Disarmingly and impressively empathetic, writer/director Bo Burnham's Eighth Grade is brimming with heart and authenticity in every frame. It's a simple story of Kayla (the wonderful Elsie Fisher) who is weeks away from completing her middle school years and entering the summer before high school. She's terribly introverted and awkward, only able to find her voice when recording her YouTube pep talk videos. Because of the protagonist's shy nature, Burnham smartly uses the YouTube videos often as voice over to offer better insight into the kind of person Kayla would like to present herself, sometimes contrasting with the real-life version struggling to find her place and sense of self. This is an observant film that rings with authenticity with the trials and tribulations of modern teenagers in the information age, where small screens are an escape, a crutch, but also a gateway to self-discovery. Fisher is a terrific lead, perfectly capturing the understated sense of a real average teenager (acne included). Because of the introverted and ordinary nature of her, it does take a while to fully embrace her as a character. This is the one real aspect that holds back Burnham's film. You'll feel for Kayla, oh you'll feel a lot of things, but it isn't until later that you'll engage with her. Like its heroine, this is a powerfully awkward movie with several cringe-inducing moments both comic and scary. It's hard to watch at times but it feels completely relatable even with the new-fangled gadgets of the kids these days. I'm just glad I didn't grow up in the age of ever-present recording devices. It's a generous movie without an excess of quirk. In fact the movie is pretty restrained with its vision of teenage uncertainty. I did enjoy the synth wave leitmotif that would pound whenever Kayla caught sight of the boy she was crushing on, communicating the beating of her heart in a cool, modern style. The climax involves a heart-to-heart with Kayla's dad (Josh Hamilton), a man struggling to navigate the changes in his daughter and respect her privacy and curiosity. It brought tears to my eyes and, in my opinion, wipes the floor with the much-ballyhooed paternal advice from Call Me By Your Name. Burnham acquits himself nicely as a director quite well. His choices are determined by his story, and he draws out completely natural performances from his troupe of talented actors. I never would have thought this would be the kind of story a comic drenched in irony would tackle. Eighth Grade is a sincere, deeply heartfelt, and awkward movie about an awkward time most of us would like to skip. Don't skip Eighth Grade. Nate's Grade: B+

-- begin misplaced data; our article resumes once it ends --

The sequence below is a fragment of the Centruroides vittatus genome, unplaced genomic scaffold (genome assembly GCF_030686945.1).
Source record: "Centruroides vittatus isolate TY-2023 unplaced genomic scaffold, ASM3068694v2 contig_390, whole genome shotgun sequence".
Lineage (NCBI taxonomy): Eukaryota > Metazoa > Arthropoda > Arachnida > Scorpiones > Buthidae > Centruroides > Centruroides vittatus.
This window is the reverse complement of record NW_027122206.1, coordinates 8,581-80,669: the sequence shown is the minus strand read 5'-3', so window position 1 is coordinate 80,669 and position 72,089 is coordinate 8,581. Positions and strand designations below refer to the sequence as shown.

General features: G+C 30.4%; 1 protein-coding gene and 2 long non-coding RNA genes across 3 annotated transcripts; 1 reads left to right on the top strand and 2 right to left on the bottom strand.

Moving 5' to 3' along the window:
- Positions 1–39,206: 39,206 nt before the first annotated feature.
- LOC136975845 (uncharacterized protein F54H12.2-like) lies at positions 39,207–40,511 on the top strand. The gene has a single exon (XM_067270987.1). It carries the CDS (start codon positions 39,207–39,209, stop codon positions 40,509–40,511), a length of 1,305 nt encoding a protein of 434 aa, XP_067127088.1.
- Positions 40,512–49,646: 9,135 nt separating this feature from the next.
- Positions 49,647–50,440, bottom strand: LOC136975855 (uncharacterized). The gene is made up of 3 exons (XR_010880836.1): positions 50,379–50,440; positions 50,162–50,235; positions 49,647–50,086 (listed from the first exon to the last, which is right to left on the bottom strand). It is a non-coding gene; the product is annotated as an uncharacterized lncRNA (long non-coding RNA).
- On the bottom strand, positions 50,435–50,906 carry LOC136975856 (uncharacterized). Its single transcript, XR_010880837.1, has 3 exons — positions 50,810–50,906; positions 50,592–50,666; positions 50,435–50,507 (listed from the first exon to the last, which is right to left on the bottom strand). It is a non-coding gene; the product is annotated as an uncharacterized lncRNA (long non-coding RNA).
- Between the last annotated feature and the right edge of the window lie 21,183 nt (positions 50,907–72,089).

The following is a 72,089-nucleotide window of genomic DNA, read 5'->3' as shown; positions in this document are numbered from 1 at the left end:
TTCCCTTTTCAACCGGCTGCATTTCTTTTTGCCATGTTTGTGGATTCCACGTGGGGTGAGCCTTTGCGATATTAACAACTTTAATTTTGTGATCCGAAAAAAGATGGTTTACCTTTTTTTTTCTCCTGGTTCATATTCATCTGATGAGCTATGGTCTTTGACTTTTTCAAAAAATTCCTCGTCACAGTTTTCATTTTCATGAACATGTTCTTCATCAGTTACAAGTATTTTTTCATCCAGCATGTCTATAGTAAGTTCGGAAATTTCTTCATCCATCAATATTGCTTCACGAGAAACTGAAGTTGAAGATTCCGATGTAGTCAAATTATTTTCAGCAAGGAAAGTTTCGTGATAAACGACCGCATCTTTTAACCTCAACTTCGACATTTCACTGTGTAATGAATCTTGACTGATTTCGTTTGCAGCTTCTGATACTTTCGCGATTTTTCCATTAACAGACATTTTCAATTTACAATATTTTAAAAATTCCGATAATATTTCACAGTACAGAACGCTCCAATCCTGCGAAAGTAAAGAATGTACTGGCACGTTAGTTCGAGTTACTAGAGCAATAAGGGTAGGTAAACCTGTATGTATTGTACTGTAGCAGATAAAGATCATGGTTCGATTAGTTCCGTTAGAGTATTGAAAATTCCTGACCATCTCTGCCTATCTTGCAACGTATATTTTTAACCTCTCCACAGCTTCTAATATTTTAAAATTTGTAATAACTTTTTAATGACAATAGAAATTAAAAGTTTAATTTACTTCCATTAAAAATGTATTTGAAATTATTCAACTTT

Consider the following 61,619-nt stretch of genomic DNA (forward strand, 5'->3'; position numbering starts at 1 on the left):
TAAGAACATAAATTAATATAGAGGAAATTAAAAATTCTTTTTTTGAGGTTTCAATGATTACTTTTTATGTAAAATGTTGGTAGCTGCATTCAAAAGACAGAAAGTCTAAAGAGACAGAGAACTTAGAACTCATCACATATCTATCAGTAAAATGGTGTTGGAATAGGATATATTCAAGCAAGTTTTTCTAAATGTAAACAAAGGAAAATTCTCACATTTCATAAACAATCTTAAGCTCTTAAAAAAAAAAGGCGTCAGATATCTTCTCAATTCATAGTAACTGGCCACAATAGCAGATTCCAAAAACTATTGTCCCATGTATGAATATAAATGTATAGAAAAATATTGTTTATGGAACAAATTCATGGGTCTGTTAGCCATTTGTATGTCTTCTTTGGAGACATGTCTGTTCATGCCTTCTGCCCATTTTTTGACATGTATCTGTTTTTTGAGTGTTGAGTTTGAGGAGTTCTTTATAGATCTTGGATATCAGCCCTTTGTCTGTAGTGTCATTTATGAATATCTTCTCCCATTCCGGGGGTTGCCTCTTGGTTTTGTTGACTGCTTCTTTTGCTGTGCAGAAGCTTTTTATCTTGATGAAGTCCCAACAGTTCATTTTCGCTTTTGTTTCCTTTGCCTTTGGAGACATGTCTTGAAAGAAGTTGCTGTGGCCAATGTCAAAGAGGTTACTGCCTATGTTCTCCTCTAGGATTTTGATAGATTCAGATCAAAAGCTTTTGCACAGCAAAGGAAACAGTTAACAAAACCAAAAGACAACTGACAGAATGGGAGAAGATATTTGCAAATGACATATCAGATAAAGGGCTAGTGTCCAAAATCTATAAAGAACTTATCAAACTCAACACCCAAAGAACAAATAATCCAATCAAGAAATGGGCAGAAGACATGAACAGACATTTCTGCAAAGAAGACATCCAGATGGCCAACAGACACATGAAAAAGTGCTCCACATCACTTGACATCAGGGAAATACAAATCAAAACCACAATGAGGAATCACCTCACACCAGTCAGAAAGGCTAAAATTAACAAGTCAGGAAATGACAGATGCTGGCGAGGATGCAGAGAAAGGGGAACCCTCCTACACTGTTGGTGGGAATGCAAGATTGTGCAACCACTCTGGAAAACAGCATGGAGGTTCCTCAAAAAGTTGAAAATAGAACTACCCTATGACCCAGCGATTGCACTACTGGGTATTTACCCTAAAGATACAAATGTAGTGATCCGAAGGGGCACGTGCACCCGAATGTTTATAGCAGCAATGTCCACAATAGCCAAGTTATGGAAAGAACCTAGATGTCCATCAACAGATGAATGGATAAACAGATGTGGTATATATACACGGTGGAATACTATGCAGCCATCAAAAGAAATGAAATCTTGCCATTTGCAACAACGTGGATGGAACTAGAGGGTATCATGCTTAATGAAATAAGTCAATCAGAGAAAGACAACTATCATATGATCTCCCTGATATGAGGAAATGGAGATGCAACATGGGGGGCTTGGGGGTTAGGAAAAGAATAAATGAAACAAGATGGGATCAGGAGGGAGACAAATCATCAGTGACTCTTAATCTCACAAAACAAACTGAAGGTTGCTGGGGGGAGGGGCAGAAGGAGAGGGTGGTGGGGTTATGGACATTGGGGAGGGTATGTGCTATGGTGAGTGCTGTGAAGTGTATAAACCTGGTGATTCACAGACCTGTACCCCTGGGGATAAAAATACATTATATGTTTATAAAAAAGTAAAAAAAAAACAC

Nate Zoebl